Integration and inclusion of children with disabilities remains a challenge for Kosovo

Integration and inclusion of children with disabilities remains a challenge for Kosovo

Children with disabilities in Kosovo face numerous challenges regarding inclusion in education, access in health and social services, access to institutions and the community, etc.

In Kosovo, the right to material assistance for children with disabilities is defined as a protection element for this category. However, the Law on Material Support for Families of Children with Permanent Disability does not guarantee a comprehensive protection for all children with disabilities, but recognizes the right to material compensation only for children with permanent physical, mental and sensory disabilities, who are completely unable to perform the daily life activities without receiving care from another person. This law provides support for only approximately 3,000 children with disabilities, excluding the vast majority of children with disabilities. Therefore, it discriminates and does not cover all children with disabilities. Furthermore, the financial support in the amount of 100 euros offered to children and their families, is insufficient for children with disabilities needs.

Early childhood care and education is even more important for children with disabilities. Services for early identification and intervention are inexistent.  Although it is set by law that every municipality must have municipal teams for the assessment of children with disabilities, often these children are identified only when they reach school age and try to enroll in schools, time when the intervention is already too late to have a sustainable influence on their development. In 2021/2022, 45 children with disabilities (1-6 years old) were included in resource centers/special schools. 511 children with disabilities (1-6 years) were included in regular classes. However, official data show that data on children with disabilities and the accuracy of this data are complex due to the fact that not all children with disabilities have been assessed. This is because, in most municipalities, commissions for assessment of children with disabilities are only formally established, but they are not functional.

In Kosovo, steps have been taken in the advancement of policies and legislation, attempting to include the concept of inclusiveness as an integral part of all policies. However, in terms of implementing policies and developing mechanisms that ensure inclusiveness, there is still much work to be done. Only 3,965 children with disabilities are included in regular classes. Inclusion of children with disabilities in schools is not significant and based on children’s individual needs. The integration of children is even more difficult by the lack of professional and supporting staff, such as assistants for children with disabilities, psychologists, and teachers in schools. The employment of 100 assistants for children with disabilities, was a positive action in 2022, however this number is not enough for covering all children’s needs.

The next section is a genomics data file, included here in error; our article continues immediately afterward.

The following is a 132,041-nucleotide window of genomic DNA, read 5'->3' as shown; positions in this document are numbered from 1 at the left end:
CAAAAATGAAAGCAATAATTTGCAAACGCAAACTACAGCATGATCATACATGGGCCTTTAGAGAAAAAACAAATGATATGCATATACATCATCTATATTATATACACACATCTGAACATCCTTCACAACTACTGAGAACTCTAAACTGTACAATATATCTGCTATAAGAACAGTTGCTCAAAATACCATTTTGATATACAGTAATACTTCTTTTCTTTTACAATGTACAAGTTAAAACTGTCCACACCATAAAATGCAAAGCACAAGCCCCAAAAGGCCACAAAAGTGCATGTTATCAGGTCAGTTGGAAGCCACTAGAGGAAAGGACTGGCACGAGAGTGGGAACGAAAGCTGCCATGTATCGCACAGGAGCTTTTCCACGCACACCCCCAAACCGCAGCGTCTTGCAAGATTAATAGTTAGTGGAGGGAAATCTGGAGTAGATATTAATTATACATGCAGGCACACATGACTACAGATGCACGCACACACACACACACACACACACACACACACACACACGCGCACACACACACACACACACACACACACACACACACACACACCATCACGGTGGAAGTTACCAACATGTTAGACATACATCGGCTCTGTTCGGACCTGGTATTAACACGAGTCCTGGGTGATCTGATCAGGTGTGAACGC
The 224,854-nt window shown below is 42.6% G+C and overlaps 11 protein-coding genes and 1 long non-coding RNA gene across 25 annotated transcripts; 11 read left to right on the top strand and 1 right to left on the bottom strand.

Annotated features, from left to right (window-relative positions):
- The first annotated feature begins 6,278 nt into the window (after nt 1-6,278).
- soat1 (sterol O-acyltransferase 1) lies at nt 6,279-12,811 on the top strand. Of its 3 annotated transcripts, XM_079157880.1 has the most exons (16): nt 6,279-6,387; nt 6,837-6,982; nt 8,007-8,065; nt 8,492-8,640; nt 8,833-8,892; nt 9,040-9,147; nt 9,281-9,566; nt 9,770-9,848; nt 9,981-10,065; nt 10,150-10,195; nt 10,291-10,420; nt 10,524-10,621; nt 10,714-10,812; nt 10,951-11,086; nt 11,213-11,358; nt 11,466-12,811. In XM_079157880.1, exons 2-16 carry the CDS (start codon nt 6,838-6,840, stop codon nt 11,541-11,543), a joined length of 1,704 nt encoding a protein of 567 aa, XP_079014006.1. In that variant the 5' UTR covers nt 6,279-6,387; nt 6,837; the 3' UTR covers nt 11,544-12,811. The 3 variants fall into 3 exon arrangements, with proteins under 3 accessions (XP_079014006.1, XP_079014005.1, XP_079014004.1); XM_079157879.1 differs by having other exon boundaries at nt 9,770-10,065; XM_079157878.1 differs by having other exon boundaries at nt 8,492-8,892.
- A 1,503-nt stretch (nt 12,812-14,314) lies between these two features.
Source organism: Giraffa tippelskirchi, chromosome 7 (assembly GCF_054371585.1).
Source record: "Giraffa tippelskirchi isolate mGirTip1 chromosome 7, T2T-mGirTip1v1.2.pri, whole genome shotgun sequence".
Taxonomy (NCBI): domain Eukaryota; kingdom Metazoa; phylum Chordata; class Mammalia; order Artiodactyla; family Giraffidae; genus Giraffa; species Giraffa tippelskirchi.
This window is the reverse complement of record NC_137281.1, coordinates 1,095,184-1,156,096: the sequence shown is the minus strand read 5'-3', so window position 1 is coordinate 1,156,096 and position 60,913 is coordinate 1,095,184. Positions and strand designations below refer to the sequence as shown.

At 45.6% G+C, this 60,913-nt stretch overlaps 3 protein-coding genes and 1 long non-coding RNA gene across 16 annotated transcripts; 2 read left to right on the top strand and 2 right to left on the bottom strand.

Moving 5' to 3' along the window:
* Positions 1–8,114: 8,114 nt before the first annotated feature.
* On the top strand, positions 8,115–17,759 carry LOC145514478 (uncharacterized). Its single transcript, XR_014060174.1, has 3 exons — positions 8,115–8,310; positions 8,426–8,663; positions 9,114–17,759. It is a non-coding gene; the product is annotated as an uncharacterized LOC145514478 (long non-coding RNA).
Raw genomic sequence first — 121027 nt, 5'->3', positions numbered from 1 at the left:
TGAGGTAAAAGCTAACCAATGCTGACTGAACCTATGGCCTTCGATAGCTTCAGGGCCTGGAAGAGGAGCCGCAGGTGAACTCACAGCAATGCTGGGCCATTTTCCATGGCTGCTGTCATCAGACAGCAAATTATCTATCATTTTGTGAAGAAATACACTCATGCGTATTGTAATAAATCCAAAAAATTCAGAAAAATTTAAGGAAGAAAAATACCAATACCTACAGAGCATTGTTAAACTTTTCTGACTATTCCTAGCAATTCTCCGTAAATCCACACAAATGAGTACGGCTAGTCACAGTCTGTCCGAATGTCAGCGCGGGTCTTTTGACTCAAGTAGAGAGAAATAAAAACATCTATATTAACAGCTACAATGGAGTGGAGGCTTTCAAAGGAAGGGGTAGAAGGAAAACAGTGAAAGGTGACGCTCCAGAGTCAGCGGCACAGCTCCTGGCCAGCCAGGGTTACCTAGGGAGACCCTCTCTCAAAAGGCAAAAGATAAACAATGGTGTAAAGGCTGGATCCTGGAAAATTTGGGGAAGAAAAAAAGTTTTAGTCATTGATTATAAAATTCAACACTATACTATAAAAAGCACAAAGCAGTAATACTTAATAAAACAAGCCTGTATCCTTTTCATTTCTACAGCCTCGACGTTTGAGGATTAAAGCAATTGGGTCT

Inclusive education is possible when parents of children with disabilities have the right information and support. Support for parents and extent of services for them is low, fragmented, mostly limited and mainly supported from civil society organizations initiatives. Without services at local level, many families feel unable to support their children’s psychosocial development, rehabilitation at home and their inclusion in schools and in the community.

Regarding access for children with disabilities, out of a total of 1094 school institutions, 609 schools have access for children with disabilities.

Mostly, professional services for children with disabilities are provided by the non-governmental sector, and the main challenge is lack of services sustainability. Approximately 30 Day Care Centers for children and adults with disabilities have provided social services on daily basis for early intervention for children with disabilities, psychosocial, rehabilitation and counseling services and services to empower parents of children with disabilities. These services have mainly remained under the support of foreign agencies and donors, while state support remains very limited. The unstable nature of providing these services minimizes the full inclusion of children with disabilities and limits the long-term rehabilitation plan needed to help children with disabilities to reach their full potential.


  • Adopt the new legislation for the recognition of the status, assessment and support for all children with disabilities;
  • Establish or operationalize commissions for the assessment of children with disabilities;
  • Greater inclusion of children with disabilities within preschool and educational institutions;
  • Increase the number of support assistants for children with disabilities as foreseen in the legislation;
  • Ensure financial sustainability of services for early intervention for children with disabilities, psychosocial, rehabilitative and counseling services and services for empowering parents of children with disabilities;
  • Remove obstacles in order to ensure accessibility for children with disabilities in educational institutions;
  • Research and determination of the exact number of children with disabilities.